The Arbitration Process

Though it may seem complicated, the arbitration process is actually much less complex and much more inexpensive than the common litigation process, which is typically held in a courtroom setting. Both parties agree on a neutral third party and a set of rules to determine a resolution to the outstanding matter being disputed. The neutral third party, also known as the arbitrator, will then issue a legally enforceable ruling regarding the dispute, which must be abided by both parties.

Selecting an Arbitrator

The arbitrator is a person, or sometimes, a set of three people, that determine a solution to a conflict. He or she does not have to be a legal professional, and often he or she is a specialist in the area that the argument concerns. The arbitrator must be completely neutral to the case, and approved by both parties. Also, he or she is not responsible for any second hearings or appeals, because decisions made at an arbitration meeting are final. The arbitrator may not dole out punishments or assign punitive awards, but he or she can recommend that the opposing parties set a court date to make any monetary rewards, or to request more severe legal action.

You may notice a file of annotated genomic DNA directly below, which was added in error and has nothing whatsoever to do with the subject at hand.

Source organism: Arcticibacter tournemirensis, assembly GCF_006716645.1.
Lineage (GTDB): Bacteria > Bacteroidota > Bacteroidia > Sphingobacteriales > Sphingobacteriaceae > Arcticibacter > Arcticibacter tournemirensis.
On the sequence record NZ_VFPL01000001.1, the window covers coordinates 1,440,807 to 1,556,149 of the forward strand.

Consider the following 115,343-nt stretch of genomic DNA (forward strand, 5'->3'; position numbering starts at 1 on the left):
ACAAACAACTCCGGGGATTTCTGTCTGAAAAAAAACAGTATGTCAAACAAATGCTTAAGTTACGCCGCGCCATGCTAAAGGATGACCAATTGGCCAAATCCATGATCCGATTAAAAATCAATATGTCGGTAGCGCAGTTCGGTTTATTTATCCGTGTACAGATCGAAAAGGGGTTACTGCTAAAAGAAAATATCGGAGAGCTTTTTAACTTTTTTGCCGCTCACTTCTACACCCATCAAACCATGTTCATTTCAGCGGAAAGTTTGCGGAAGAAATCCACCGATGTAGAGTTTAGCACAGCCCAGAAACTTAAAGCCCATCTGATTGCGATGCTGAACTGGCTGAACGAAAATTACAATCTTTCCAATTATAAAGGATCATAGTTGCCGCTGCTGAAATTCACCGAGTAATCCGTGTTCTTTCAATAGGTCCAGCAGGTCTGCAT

Laying Down the Rules, Clauses, and Restrictions

Before the hearing takes place, both parties have to attend a conference and agree to a set of rules that will be upheld throughout the entire arbitration process. These rules may include, but are not limited to:

  • Modifications of any standard procedures- some items are set into place by the arbitration agency, but if both parties agree on a change, it can be made.
  • Schedule of hearing dates- this will revolve around the involved parties and arbitrators' personal availabilities. Also, a hearing room must be reserved. However, it is much easier to schedule an arbitration hearing, than a formal litigation in a court.
  • Witnesses are identified- if either party wishes to present any witnesses during his or her presentation, he or she must make the intentions known before the hearing. This gives the opposing party the opportunity to prepare.
  • Issues are narrowed- the opposing parties make their argument clear to the arbitrator, without actually presenting any evidence or argumentative rhetoric.

The Hearing

The arbitration hearing process is much like a courtroom scene. However, it is much more private and informal. Each party is given an equal time to present his or her case. He or she may present witnesses (previously approved in the pre-hearing conference), and these witnesses can be questioned by the arbitrator. Then, the arbitrator or arbitrators takes a short recess to determine a verdict. His or her verdict is final (though punishment can be doled out in formal courtroom litigation). The arbitrator makes an "award" or gives a decision to the two involved parties.